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Title: Frequency characteristics of visually induced motion sickness
Authors: Diels, Cyriel
Howarth, Peter A.
Keywords: Simulator sickness
Frequency
Fore-and-aft motion
Stimulus parameters
Issue Date: 2013
Publisher: Sage Publications / © Human Factors and Ergonomics Society.
Citation: DIELS, C. and HOWARTH, P.A., 2013. Frequency characteristics of visually induced motion sickness. Human Factors, 55 (3), pp. 595 - 604.
Abstract: Objective: The aim of this study was to explore the frequency response of visually induced motion sickness (VIMS) for oscillating linear motion in the foreand- aft axis. Background: Simulators, virtual environments, and commercially available video games that create an illusion of self-motion are often reported to induce the symptoms seen in response to true motion. Often this human response can be the limiting factor in the acceptability and usability of such systems. Whereas motion sickness in physically moving environments is known to peak at an oscillation frequency around 0.2 Hz, it has recently been suggested that VIMS peaks at around 0.06 Hz following the proposal that the summed response of the visual and vestibular selfmotion systems is maximized at this frequency. Methods: We exposed 24 participants to random dot optical flow patterns simulating oscillating foreand- aft motion within the frequency range of 0.025 to 1.6 Hz. Before and after each 20-min exposure, VIMS was assessed with the Simulator Sickness Questionnaire. Also, a standard motion sickness scale was used to rate symptoms at 1-min intervals during each trial. Results: VIMS peaked between 0.2 and 0.4 Hz with a reducing effect at lower and higher frequencies. Conclusion: The numerical prediction of the “crossover frequency” hypothesis, and the design guidance curve previously proposed, cannot be accepted when the symptoms are purely visually induced. Application: In conditions in which stationary observers are exposed to optical flow that simulates oscillating fore-and-aft motion, frequencies around 0.2 to 0.4 Hz should be avoided.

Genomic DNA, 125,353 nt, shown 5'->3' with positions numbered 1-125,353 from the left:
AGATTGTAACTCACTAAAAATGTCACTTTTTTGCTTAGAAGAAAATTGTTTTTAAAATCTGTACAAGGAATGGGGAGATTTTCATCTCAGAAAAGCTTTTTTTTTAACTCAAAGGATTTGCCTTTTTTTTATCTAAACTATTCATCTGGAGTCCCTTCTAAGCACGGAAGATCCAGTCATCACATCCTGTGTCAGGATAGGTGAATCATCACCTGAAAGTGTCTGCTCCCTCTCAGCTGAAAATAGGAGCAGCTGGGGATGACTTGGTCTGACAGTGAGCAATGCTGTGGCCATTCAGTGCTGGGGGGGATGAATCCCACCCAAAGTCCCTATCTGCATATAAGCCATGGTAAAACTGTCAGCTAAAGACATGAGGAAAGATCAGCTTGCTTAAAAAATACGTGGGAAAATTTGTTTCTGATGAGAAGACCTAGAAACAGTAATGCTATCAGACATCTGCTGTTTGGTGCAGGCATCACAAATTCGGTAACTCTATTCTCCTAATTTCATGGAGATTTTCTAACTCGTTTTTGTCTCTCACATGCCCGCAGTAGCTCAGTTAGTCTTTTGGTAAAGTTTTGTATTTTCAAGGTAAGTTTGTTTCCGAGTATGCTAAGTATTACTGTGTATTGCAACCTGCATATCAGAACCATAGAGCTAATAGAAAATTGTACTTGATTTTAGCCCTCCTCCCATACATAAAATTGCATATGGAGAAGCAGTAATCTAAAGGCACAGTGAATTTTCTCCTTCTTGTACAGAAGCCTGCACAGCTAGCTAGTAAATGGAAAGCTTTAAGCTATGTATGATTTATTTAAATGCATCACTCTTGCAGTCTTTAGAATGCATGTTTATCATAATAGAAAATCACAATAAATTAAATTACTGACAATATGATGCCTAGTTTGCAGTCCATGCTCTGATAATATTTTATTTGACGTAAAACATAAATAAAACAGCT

Description: This article was published in the journal, Human Factors [Sage Publications / © Human Factors and Ergonomics Society.]. The definitive version is available at: http://dx.doi.org/10.1177/0018720812469046
Version: Submitted for publication
DOI: 10.1177/0018720812469046
URI: https://dspace.lboro.ac.uk/2134/14872
Publisher Link: http://dx.doi.org/10.1177/0018720812469046
ISSN: 0018-7208
Appears in Collections:Published Articles (Design School)

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